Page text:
Let me tell you the book that I have been using as a resource for this article, "Bipolar Disorder - the ultimate guide" by Sarah Owen and Amanda Saunders and published by Oneworld Publications 2008. It's true that the book is a great guide to help you manage your mental illness. It has stories from people suffering Bipolar in it with added statistics and basic facts about the illness. These two girls wrote and gathered data as they had the illness in their family and they could see the effects from an outsiders perspective looking in.
Let's look at some of the reasons that cause Bipolar other than genetics. Its an imbalance in the way the brain cells communicate with each other. The imbalance produces mood swings that go way beyond the normal "ups and downs" of everyday life. There can be long or short periods of stability, but then tends to go low (into deep depression) or "high" (experiencing mania or psychosis). There is also a mixed state of depression and mania, the most serious that could lead to suicide.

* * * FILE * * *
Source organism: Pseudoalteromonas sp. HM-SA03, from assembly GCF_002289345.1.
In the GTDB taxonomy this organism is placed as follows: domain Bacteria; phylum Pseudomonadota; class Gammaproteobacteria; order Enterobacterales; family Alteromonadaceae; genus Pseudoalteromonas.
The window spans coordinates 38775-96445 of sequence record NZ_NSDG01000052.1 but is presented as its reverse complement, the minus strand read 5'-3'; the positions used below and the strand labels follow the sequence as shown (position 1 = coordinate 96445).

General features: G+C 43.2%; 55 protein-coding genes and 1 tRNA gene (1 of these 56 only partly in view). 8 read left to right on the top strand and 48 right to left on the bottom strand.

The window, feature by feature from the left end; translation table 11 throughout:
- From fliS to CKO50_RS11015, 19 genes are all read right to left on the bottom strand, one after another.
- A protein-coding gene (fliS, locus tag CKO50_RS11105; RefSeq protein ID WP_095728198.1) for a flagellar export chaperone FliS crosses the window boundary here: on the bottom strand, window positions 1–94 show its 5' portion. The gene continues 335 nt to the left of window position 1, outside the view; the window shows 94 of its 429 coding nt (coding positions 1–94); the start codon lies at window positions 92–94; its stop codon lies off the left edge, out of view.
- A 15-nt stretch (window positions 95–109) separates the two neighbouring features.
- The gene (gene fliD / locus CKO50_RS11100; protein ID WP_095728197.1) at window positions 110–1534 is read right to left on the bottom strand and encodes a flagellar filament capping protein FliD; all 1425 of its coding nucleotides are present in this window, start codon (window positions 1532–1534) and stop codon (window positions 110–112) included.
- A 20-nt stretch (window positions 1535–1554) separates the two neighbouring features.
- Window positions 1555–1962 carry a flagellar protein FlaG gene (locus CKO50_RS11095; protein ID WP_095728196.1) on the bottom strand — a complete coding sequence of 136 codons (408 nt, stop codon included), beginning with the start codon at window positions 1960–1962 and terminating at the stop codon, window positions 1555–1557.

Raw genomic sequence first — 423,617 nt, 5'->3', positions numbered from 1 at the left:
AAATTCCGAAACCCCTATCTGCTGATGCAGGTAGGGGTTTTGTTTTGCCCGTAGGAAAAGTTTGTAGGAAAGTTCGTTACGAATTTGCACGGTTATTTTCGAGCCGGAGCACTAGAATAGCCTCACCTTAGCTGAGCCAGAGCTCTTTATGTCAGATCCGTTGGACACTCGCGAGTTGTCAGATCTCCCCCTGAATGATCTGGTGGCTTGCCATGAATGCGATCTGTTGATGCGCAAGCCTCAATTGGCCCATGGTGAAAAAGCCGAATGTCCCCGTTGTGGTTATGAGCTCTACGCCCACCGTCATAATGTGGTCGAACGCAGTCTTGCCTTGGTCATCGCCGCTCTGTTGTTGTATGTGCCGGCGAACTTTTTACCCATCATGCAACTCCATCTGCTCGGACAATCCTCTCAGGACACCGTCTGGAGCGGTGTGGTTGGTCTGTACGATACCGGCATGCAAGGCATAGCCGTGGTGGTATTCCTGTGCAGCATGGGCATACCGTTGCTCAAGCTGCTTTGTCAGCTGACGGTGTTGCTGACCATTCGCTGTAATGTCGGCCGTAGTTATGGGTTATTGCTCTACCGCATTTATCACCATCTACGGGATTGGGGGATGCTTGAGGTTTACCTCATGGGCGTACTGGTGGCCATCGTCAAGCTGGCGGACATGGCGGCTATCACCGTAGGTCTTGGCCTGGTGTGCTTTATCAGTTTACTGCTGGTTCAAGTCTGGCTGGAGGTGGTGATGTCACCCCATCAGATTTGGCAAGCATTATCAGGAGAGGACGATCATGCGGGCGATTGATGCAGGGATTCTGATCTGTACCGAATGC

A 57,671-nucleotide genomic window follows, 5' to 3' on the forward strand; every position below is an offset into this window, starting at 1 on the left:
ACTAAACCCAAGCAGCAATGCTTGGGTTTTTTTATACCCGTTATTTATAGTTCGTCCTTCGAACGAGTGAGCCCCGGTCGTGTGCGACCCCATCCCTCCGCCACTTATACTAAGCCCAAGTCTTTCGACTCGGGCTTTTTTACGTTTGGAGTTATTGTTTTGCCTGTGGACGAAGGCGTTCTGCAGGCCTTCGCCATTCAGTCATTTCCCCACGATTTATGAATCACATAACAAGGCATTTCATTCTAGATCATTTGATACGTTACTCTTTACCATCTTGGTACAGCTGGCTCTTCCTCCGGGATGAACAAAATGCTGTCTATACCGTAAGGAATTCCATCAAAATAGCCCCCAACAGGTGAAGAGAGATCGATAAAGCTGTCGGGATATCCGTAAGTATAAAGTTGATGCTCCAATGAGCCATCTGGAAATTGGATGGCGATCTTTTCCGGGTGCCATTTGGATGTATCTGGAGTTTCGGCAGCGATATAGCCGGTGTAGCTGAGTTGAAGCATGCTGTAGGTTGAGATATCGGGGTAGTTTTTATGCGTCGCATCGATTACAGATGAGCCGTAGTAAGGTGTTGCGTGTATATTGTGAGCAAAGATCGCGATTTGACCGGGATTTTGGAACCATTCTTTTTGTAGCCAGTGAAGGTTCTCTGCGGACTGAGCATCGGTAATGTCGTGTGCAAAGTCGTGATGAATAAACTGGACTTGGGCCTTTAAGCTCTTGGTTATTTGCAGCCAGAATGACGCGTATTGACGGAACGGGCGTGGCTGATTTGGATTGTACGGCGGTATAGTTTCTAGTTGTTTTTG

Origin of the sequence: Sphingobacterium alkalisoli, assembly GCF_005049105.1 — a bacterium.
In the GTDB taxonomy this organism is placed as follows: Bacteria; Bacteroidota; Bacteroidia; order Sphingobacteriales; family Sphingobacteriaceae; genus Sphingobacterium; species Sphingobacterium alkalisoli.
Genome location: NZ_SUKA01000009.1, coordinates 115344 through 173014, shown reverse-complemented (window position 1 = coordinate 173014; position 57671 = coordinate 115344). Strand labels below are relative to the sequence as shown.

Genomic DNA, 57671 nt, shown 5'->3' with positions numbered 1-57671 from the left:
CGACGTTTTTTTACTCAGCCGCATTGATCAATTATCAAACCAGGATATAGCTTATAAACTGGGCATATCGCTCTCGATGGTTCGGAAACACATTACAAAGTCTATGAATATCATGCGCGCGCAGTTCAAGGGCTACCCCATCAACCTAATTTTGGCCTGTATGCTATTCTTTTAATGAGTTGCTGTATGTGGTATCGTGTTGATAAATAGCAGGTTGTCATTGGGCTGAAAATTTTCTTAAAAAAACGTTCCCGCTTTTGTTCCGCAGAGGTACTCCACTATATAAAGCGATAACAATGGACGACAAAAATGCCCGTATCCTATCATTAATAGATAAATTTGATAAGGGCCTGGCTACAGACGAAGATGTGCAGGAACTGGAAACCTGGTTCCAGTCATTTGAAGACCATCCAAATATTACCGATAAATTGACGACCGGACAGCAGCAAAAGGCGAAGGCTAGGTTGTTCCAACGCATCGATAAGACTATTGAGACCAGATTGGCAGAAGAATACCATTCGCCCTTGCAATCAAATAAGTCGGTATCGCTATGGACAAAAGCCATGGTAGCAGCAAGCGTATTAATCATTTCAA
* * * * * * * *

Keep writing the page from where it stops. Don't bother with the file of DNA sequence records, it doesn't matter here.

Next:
According to the US National Co-morbidity Survey, 31% of those who suffer Bipolar also suffer from anxiety disorders. There are a wide range of symptoms including, excessive worrying, paranoia, racing heart beat, feelings of dread and fear, sweating and shaking, breathing difficulties, collecting and hoarding, repetitive actions and inability to leave the house with conducting safety checks. This can sound extreme, but its not. I suffer these and at the time I am stable. If I don't have any of the above then I have taken some sort of pill to stop the anxiety. I take drugs to numb the inner emotion pain, I'm not going to lie and sugarcoat my existence. The only reason I can operate is because there are pills out there that can help take the edge off, legal or illegal it doesn't matter. That is another point connected with Mental illness and drug abuse. In my opinion too many people in today's society see a drug addict as scum. They don't take the time out to educate themselves about their incompetent statements. It's ignorance really. I totally can identify with another sufferer when they say they use something to numb the pain. Some people drink, some people smoke pot, ultimately it's their choice, because I don't think anybody out there can say they know emotional pain like that in the mind of a Bipolar sufferer. There are days that I feel very productive and positive and loving and in touch with the world. There are also days where I wake up and for no apparent reason hate certain people that haven't done anything to me, want to get into arguments, and just act crazy. I don't want to go out and see the world. I use a journal so that I can remember all my goals and see what has triggered my moods.